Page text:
More Spin than Fact

What’s been said?

Hull Daily Mail reporter Angus Young’s 29 November article, “Schools are encouraging parents to home-educate kids to improve their performance” was no more HE-friendly than his previous one on 19 November.

His earlier offering, “More Hull parents are home-schooling their children – this is the reason why” had contributed nothing to readers’ perception of HE as a viable and positive alternative to mainstream education.

Rather than speaking well of HE parents exercising their educational responsibilities, Young’s sympathies appear to lie with council education officials who “have no powers to check on the quality of education being delivered at home.” He does recognise that councils have “no statutory duty to monitor the quality of the education being provided,” but fails to point out that the quality of said education is not the concern of state officials because the parents in question have chosen not to avail themselves of the state’s provision. He also cites negative views from two councillors about children who became home educated due to bullying.

Opening his latest piece with a sound-byte about “the dramatic increase in the numbers of home-schooled children in Hull” attributed to MP Emma Hardy (Lab, Hull West and Hessle), Young also links to Hardy’s contribution to a House of Commons Debate on Improving Education Standards from 28 November, giving the impression that home education featured much more prominently than it did. Hardy actually mentioned home educated children once in the course of her 15 minute impassioned challenge to the government assertion that standards in education had risen on their watch. Her opening salvo set the tone for a spirited defence of those children who for whatever reason need more input, more resource but boost the overall scores rather less.

“In this brave new world of the educational system that the Government are creating, what happens to the children no school wants? The combination of a high-stakes accountability system and reduced school funding has created a perverse incentive for schools to off-roll and discourage certain children from attending mainstream schools. Parents of children with special educational needs and disabilities are in despair…”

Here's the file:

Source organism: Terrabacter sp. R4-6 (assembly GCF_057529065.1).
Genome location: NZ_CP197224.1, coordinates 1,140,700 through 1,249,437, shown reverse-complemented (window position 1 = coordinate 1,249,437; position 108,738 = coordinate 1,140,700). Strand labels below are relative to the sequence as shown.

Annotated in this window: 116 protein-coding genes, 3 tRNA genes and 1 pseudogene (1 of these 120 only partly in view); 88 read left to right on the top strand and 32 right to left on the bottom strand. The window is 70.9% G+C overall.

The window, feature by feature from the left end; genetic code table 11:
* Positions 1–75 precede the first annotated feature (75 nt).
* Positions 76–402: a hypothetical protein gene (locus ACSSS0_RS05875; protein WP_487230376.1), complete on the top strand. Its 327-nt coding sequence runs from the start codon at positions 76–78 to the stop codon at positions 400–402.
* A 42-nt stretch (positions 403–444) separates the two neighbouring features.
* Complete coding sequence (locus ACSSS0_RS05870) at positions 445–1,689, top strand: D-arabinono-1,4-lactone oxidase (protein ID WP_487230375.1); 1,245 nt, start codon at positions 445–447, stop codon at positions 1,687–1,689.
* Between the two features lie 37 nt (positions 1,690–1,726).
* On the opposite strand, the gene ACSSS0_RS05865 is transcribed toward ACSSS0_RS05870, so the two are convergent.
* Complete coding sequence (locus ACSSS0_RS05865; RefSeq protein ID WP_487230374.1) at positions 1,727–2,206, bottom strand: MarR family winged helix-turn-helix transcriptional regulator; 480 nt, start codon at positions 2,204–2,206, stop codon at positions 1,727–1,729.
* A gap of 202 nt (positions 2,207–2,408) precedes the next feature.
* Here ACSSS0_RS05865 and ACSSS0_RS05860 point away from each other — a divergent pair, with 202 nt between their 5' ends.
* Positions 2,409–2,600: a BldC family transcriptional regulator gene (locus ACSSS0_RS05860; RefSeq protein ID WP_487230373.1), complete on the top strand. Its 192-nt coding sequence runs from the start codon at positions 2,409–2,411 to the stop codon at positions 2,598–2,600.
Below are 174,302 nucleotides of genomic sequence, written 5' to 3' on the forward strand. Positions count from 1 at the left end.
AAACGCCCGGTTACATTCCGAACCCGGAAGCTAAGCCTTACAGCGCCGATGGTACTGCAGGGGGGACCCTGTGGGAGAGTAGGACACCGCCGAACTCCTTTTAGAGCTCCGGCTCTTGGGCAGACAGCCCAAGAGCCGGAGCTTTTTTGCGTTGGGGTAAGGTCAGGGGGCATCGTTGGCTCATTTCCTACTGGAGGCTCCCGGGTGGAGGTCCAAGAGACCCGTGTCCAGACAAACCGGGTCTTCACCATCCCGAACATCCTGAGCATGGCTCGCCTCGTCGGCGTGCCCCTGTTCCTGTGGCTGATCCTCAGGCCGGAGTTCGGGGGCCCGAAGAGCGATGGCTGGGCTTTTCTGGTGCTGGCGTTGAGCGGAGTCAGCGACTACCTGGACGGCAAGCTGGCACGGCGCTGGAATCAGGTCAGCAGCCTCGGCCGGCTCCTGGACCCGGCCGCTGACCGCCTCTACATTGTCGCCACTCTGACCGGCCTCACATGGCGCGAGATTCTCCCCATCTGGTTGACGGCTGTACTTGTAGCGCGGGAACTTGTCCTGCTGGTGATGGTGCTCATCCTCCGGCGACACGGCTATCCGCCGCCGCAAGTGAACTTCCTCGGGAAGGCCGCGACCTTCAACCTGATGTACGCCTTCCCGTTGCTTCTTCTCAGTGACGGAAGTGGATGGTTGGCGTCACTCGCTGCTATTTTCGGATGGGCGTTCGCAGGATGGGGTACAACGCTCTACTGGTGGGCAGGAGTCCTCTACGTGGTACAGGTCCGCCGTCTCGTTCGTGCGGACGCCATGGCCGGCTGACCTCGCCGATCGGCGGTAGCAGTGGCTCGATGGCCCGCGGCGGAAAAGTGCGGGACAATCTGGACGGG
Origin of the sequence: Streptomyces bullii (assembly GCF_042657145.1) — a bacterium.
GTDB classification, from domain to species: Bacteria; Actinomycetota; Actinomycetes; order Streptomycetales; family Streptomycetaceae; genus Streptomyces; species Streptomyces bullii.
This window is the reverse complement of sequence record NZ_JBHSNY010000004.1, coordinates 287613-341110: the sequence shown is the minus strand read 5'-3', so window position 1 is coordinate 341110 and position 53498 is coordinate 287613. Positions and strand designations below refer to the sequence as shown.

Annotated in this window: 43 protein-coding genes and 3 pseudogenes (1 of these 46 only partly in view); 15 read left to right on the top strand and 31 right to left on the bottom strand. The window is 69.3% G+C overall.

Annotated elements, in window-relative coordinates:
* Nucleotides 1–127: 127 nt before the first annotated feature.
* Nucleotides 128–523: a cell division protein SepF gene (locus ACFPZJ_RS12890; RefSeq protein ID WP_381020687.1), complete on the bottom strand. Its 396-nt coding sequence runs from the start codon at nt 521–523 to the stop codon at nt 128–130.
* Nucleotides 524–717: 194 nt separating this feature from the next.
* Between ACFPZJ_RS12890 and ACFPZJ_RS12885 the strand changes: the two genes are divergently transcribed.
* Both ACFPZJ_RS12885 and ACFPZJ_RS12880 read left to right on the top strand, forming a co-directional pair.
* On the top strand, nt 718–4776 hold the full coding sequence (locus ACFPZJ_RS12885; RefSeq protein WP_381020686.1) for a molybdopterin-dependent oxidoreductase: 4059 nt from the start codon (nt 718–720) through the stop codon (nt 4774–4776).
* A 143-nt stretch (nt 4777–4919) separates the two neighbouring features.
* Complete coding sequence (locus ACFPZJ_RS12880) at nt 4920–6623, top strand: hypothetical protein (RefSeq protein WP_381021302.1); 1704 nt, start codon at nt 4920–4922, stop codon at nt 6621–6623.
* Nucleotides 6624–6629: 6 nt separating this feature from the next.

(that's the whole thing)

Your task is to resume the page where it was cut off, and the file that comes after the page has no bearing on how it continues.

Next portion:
She helpfully cites Ofsted’s definition of off-rolling and asks a question very pertinent to any parent of a child with SEND: “What about all the children with special educational needs and disabilities whose parents do not know how to fight the system? What happens to them? How much support do they get? They are failed, excluded or encouraged to leave – that is what happens to them.”

It’s in her closing words that electively home-educated children get a passing mention:

“When I am told that education standards are improving… my challenge is: include all the children – add them all in… How good does our system look if we include all the children who have been excluded, all the children who have been off-rolled, all the children in alternative provision and all the children who have been electively home-educated? Let us put them all in the mix – now tell me the coalition Government have done a good job.”

Why does it matter?

Emma Hardy’s input to the Education Standards debate should cheer the hearts of any parent, home educating or otherwise, who has battled for provision of SEND funding or support. Here is an MP who recognises their struggles and is bringing them to the government’s attention.

The amount of spin in Angus Young’s reports about home education is less encouraging. Why sensationalise the increasing number of HE children without looking into some of the reasons behind it? Hardy mentioned HE children once as one component amongst those being missed out of the whole picture. By colouring her reference to home education with his own views, Young left readers with an unnecessarily negative impression. He could more helpfully have explored other issues raised in her speech, putting the onus back on government to fund adequate provision or schools to be more inclusive.

What can I do?

If you are interested to better understand real issues being faced by schools which have a knock-on effect on home education, you can read Emma Hardy’s input to the Commons debate in Hansard.  If she is your MP and you have personal experience of off-rolling or SEND funding issues, consider thanking her for her concerns.

One reader has already defended home educated children’s socialising abilities in the Hull Daily Mail’s comments section for 19 Nov. More comments on either report could be helpful.

Or you could write to the Editor requesting more balanced reporting on EHE along with more factual exploration of the reasons it is on the increase nationally as well as in Hull.